11 Chapter 3: Education and Social Mobility The level of intergenerational mobility in society is seen by many as a measure of the extent of equality of economic opportunity or life chances. It captures the extent to which a persons circumstances during childhood are reflected in their success in later life, or, on the flip-side, the extent to which individuals can make it by virtue of their own talents, motivation and luck. (p.4). Many see intergenerational mobility as a way of measuring the equality present in the economic opportunities of a society. It looks at how much of a persons economic future is determined by ones childhood experiences and how much is determined by an individuals talents and capabilities. How is intergenerational determined? Inter-generational mobility is determined by analysing where children from the least or most affluent families end up in terms of incomes and earnings as adults. Their income as adults is then compared to what their parents earned. Inter-generational mobility is generally measured in terms of intergenerational elasticity. Intergenerational elasticity denoted by coefficient which measures the strength of the statistical correlation or association between parent and child economic standing.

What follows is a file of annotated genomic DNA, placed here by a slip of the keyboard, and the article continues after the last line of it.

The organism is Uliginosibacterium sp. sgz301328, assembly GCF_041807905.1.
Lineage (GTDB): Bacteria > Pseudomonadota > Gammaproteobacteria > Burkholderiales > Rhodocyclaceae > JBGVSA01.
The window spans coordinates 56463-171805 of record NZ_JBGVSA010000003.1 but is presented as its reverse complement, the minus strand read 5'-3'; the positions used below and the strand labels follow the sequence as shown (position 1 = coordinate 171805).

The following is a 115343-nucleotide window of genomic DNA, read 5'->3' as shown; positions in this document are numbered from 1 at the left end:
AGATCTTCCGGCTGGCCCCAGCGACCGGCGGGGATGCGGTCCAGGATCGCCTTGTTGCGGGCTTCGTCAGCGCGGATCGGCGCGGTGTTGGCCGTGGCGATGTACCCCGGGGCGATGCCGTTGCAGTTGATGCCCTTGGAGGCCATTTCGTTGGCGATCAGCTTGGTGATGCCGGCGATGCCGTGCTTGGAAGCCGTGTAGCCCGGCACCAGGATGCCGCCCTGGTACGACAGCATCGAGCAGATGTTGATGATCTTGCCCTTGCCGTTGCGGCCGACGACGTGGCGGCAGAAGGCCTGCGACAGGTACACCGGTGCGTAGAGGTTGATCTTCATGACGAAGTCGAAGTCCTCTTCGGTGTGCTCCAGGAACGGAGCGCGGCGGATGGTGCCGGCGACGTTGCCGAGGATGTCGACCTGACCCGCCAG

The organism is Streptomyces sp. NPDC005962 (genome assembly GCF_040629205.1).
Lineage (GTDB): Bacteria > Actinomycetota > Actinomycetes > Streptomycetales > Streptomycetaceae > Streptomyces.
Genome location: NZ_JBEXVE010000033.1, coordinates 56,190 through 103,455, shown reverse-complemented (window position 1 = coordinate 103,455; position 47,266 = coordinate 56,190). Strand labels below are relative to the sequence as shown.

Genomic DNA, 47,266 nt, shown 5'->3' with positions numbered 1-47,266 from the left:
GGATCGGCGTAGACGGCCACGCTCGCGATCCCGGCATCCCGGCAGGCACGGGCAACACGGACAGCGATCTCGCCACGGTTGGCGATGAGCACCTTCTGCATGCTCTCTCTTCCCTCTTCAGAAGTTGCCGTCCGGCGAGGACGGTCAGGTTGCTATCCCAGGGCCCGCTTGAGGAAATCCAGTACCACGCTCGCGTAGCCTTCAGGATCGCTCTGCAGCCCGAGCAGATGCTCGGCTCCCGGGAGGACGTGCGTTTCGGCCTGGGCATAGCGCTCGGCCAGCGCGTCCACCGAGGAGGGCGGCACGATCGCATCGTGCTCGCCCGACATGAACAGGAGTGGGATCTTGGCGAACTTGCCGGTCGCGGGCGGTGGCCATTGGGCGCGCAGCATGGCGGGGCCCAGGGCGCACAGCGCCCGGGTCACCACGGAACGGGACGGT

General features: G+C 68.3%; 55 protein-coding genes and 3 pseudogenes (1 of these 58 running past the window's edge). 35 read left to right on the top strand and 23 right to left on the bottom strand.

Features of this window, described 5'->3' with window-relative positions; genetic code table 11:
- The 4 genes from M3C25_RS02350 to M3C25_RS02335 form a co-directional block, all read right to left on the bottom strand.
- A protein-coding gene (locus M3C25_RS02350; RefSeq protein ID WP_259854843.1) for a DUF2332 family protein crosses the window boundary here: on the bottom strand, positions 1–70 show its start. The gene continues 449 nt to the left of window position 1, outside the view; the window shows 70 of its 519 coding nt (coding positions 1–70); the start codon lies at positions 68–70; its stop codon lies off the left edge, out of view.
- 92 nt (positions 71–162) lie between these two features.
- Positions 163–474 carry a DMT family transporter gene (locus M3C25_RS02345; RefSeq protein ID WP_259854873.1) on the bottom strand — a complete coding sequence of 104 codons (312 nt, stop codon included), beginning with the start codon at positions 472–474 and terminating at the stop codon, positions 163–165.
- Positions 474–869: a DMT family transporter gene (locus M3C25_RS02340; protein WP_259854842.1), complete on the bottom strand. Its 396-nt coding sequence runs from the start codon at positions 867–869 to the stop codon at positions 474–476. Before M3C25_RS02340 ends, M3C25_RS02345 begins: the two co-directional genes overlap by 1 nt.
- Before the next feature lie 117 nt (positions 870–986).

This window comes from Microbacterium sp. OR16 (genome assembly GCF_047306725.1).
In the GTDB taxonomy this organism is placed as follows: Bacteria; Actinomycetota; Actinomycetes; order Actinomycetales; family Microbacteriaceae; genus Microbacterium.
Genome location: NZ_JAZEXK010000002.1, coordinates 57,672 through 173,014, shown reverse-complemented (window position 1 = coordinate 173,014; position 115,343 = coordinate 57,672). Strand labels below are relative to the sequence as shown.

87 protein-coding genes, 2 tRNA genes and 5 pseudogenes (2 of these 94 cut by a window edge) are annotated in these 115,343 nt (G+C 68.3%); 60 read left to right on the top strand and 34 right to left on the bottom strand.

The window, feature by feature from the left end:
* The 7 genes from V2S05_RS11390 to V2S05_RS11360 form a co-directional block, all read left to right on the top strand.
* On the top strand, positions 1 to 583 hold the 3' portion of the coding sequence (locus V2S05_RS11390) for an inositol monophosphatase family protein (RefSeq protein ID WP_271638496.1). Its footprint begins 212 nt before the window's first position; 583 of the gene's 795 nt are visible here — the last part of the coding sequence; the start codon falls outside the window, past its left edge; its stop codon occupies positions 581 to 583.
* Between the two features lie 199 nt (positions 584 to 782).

If = 1.0

If = 0.0

HIGH intergenerational elasticity LOW social mobility in that society. o In other words, the greater is the impact of parents and upbringing in determining a persons socioeconomic standing compared to the persons talents and capabilities. LOW intergenerational elasticity HIGH social mobility in that society. o In other words, the greater is the impact of a persons talents and capabilities in determining his or her socioeconomic standing compared to the role of parents and upbringing.